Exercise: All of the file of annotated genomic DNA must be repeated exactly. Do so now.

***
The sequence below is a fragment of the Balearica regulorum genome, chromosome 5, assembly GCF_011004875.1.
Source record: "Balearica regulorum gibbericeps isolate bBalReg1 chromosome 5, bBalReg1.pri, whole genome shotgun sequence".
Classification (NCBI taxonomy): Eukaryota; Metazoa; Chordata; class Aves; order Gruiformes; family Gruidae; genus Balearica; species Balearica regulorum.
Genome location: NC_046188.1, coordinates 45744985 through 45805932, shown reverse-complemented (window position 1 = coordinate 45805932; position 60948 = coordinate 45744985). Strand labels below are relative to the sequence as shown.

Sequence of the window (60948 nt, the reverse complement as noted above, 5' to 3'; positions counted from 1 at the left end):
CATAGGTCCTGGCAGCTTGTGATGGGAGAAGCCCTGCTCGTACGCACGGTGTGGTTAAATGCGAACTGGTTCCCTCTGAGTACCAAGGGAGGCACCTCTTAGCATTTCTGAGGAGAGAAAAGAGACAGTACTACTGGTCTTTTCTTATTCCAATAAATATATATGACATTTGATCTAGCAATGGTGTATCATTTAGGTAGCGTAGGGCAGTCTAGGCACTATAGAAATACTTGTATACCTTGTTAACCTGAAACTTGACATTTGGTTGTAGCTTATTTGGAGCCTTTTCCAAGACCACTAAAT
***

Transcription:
The sequence below is a fragment of the Balearica regulorum genome, chromosome 5, assembly GCF_011004875.1.
Source record: "Balearica regulorum gibbericeps isolate bBalReg1 chromosome 5, bBalReg1.pri, whole genome shotgun sequence".
Classification (NCBI taxonomy): Eukaryota; Metazoa; Chordata; class Aves; order Gruiformes; family Gruidae; genus Balearica; species Balearica regulorum.
Genome location: NC_046188.1, coordinates 45744985 through 45805932, shown reverse-complemented (window position 1 = coordinate 45805932; position 60948 = coordinate 45744985). Strand labels below are relative to the sequence as shown.

Sequence of the window (60948 nt, the reverse complement as noted above, 5' to 3'; positions counted from 1 at the left end):
CATAGGTCCTGGCAGCTTGTGATGGGAGAAGCCCTGCTCGTACGCACGGTGTGGTTAAATGCGAACTGGTTCCCTCTGAGTACCAAGGGAGGCACCTCTTAGCATTTCTGAGGAGAGAAAAGAGACAGTACTACTGGTCTTTTCTTATTCCAATAAATATATATGACATTTGATCTAGCAATGGTGTATCATTTAGGTAGCGTAGGGCAGTCTAGGCACTATAGAAATACTTGTATACCTTGTTAACCTGAAACTTGACATTTGGTTGTAGCTTATTTGGAGCCTTTTCCAAGACCACTAAAT